The Cooley family aims to bring naturally grown fruits and vegetables to members of the community in Lafayette, Ind. The family has a farm stand, participates in a farmers market and even hosts an online market during the winter for people to order food.
The Cooley family aims to bring naturally grown fruits and vegetables to members of the community in Lafayette, Ind. The family has a farm stand, participates in a farmers market and even hosts an online market during the winter for people to order food.

WEST LAFAYETTE, Ind. — Farmers markets have brought homegrown food to Indiana tables for hundreds of years, and this year is no exception.

Spring vegetables and foods, such as asparagus and mushrooms, are being harvested and sold at markets such as the Sagamore West Farmers Market in West Lafayette.

“Each of the farmers markets in Lafayette are a little different, but you will find a mix of farmers who sell fruits, veggies and flowers direct to consumers,” said Erin Nelson, director of chamber and quality of life for Greater Lafayette Commerce.

“We do have prepared foods, as well. We have vendors who either grow all the food they prepare themselves or they purchase it from another farmer who sells in the market, making sure it’s all local. You can pick up a prepared lunch or pick up groceries for the rest of the week.”

Nelson described farmers markets as an economic tool to support farmers and those who need fruits, vegetables and meats. She said that it is important to preserve and promote the local community and to know where your food comes from.

“What it really comes down to its providing locally raised food direct to consumers,” she said. “It’s supporting a really strong local economy and making sure our growers can have a sustained life here as farmers.”

The Cooley family has been participating in the Sagamore West Market for nine years.

“Last week, we had asparagus, spinach, rhubarb and tomato plants,” said Kevin Cooley, grower in Lafayette. “As we get into the season, we grow a large variety of food. We do this farmers market, a Community Supported Agriculture program, we have a farm stand on our farm and in the winter we do online sales because we grow in high tunnels.”

Cooley works with his wife, Tracey, to run the business. Their daughter, Lacie, helps out whenever she can. Recently, she rang the bell signaling the open of the market.

“Selling at a farmers market is fun,” Kevin Cooley said. “But it takes a lot more time than people would ever imagine. You’ve got to get it harvested the day before, get it all packaged up and ready to go. Then you have to haul all the stuff, set up and you never know what the weather is going to do.”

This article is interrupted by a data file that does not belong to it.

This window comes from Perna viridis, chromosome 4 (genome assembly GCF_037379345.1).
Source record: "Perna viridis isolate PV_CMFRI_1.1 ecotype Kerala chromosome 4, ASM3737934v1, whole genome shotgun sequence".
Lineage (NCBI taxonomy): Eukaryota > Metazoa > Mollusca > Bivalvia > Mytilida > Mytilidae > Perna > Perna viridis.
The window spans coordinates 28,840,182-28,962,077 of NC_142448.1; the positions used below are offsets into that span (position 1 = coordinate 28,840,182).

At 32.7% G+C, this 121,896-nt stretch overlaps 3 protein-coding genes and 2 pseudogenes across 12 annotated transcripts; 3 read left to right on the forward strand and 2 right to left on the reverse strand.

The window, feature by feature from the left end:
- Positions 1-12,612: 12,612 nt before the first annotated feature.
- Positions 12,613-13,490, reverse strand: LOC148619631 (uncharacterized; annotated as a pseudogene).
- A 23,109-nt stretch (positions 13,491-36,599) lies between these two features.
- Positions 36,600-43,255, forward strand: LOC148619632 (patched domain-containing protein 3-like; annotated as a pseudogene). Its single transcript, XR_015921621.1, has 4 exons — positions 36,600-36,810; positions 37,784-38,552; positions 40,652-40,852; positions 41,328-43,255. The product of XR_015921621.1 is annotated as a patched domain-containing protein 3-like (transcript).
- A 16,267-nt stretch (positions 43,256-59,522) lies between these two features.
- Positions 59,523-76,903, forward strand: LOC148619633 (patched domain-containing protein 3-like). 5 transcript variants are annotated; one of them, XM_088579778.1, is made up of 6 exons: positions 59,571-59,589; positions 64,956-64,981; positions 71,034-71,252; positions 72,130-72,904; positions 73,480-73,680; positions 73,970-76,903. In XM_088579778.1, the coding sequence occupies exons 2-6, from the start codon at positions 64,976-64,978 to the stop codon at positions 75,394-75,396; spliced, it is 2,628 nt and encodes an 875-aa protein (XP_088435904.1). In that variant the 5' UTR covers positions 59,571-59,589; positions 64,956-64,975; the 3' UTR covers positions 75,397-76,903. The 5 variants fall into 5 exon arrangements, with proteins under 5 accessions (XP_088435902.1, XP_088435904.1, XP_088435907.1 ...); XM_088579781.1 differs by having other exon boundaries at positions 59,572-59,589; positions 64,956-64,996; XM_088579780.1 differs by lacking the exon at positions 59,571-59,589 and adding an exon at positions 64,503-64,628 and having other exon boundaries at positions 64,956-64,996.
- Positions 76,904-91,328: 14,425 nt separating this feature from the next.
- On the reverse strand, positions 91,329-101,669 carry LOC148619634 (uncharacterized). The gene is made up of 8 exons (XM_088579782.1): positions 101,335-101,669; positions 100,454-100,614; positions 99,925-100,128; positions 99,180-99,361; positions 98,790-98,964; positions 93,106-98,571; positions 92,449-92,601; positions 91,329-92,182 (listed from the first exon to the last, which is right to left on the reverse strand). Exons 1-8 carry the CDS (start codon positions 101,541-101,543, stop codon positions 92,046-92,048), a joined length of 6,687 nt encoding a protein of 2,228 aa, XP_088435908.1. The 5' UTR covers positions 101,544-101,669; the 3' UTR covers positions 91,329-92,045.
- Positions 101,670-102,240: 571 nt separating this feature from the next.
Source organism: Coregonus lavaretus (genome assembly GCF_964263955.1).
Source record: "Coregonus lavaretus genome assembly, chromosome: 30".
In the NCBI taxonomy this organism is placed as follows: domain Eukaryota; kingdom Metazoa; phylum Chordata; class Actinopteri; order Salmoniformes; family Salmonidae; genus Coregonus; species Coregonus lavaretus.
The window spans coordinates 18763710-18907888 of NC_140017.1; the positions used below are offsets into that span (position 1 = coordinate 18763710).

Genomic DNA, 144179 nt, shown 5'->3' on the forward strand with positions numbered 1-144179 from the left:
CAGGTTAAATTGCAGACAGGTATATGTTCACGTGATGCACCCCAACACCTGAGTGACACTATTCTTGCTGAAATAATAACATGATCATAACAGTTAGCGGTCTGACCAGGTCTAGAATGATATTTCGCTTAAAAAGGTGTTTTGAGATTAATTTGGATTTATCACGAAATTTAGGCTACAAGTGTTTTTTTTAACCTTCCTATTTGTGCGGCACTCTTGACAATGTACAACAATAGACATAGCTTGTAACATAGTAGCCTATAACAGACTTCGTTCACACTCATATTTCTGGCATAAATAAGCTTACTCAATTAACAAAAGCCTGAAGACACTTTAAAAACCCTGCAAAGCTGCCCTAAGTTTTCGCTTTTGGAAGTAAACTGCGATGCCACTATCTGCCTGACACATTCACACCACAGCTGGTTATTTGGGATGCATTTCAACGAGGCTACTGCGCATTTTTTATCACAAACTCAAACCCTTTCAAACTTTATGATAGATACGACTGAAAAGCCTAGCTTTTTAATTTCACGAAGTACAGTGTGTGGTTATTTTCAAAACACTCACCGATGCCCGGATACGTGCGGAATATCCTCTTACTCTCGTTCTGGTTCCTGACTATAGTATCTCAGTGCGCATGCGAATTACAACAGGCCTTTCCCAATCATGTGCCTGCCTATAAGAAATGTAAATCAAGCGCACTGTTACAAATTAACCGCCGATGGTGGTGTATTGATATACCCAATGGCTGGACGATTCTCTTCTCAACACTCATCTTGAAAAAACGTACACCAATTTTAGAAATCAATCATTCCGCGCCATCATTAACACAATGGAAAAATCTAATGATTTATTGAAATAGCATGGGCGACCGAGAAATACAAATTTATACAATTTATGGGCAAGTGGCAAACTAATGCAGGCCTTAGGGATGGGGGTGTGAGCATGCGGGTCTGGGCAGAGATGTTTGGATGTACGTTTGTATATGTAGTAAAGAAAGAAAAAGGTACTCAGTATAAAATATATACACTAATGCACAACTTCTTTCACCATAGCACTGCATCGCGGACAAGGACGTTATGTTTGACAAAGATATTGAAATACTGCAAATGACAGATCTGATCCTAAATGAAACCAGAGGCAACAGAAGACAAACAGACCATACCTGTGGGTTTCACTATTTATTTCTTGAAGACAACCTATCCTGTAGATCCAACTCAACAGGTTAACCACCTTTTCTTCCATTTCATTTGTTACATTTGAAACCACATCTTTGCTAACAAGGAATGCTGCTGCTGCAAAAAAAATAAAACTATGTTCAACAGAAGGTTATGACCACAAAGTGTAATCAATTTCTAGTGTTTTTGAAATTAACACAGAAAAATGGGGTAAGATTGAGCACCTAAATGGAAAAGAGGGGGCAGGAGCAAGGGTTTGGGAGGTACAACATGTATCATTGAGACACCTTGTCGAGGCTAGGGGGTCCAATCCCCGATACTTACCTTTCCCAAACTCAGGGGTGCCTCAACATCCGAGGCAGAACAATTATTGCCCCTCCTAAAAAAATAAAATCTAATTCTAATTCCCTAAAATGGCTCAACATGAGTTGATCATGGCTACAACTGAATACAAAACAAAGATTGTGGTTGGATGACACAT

Cooley said that sometimes they have to tear down just an hour after setting up, depending on weather conditions. He also noted that it is important to have a Plan B for all the produce that is picked, in case it doesn’t sell.

Unexpected weather and the challenges that come with working at a farmers market are worth it to Cooley and his family, who enjoy their job.

“My favorite part is our customers,” he said. “Seeing people come back week to week, raving about what they got last week, telling you how much they enjoy it.”

Cooley offered this advice to market shoppers: “Get to know the growers and farmers. Ask questions. Ask how they grow things, if that’s important to you. Ask what’s coming up. Just because you don’t see something on the table today doesn’t mean we’re not going to have it.”

“A lot of people forget that it is not a grocery store. We’re not going to have everything all year long,” he said. “We don’t have green beans yet, but we’ll have them in June. We don’t have some things just because of the weather this year.”

Nelson also shared her expertise on making the most out of the shopping experience.

“There’s always a lot to see, no matter what farmers market you go to,” she said.

“Talk to the farmers and growers and explore some new things. There are a lot of great items we can grow because we have a great climate in Indiana.

“There may be some fruits and veggies that you aren’t sure what they are. Ask them about it, how to prepare it, and open your dinner table and taste buds to new and exciting tastes.”

She mentioned that if you are hoping to find a pineapple or bananas at an Indiana farmers market, you are out of luck. But shopping at markets definitely has its good side.

“It is really important to be able to support your local businesses,” Nelson said.

“Farmers are business owners. They need to be sustainable in the community. It is a little different when you think of them being business owners and not just farmers.”

For a directory of Indiana farmers markets, visit http://www.in.gov/apps/ISDA_FarmersMarket.